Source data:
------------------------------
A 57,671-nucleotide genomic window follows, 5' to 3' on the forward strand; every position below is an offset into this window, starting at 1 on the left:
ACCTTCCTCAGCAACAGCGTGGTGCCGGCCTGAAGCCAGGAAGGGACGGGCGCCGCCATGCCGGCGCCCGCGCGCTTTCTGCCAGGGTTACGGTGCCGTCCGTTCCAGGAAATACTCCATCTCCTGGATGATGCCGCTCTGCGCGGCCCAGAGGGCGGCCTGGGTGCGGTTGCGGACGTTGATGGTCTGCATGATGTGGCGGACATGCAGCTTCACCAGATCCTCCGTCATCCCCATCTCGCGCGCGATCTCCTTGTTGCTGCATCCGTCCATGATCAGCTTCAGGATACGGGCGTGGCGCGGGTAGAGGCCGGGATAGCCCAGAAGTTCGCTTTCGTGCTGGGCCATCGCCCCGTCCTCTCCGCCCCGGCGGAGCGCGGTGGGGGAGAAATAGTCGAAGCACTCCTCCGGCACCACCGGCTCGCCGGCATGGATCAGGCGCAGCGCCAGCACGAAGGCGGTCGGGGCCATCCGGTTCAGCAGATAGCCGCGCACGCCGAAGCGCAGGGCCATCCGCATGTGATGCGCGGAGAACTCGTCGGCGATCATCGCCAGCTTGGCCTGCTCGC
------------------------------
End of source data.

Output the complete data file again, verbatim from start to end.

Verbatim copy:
A 57,671-nucleotide genomic window follows, 5' to 3' on the forward strand; every position below is an offset into this window, starting at 1 on the left:
ACCTTCCTCAGCAACAGCGTGGTGCCGGCCTGAAGCCAGGAAGGGACGGGCGCCGCCATGCCGGCGCCCGCGCGCTTTCTGCCAGGGTTACGGTGCCGTCCGTTCCAGGAAATACTCCATCTCCTGGATGATGCCGCTCTGCGCGGCCCAGAGGGCGGCCTGGGTGCGGTTGCGGACGTTGATGGTCTGCATGATGTGGCGGACATGCAGCTTCACCAGATCCTCCGTCATCCCCATCTCGCGCGCGATCTCCTTGTTGCTGCATCCGTCCATGATCAGCTTCAGGATACGGGCGTGGCGCGGGTAGAGGCCGGGATAGCCCAGAAGTTCGCTTTCGTGCTGGGCCATCGCCCCGTCCTCTCCGCCCCGGCGGAGCGCGGTGGGGGAGAAATAGTCGAAGCACTCCTCCGGCACCACCGGCTCGCCGGCATGGATCAGGCGCAGCGCCAGCACGAAGGCGGTCGGGGCCATCCGGTTCAGCAGATAGCCGCGCACGCCGAAGCGCAGGGCCATCCGCATGTGATGCGCGGAGAACTCGTCGGCGATCATCGCCAGCTTGGCCTGCTCGC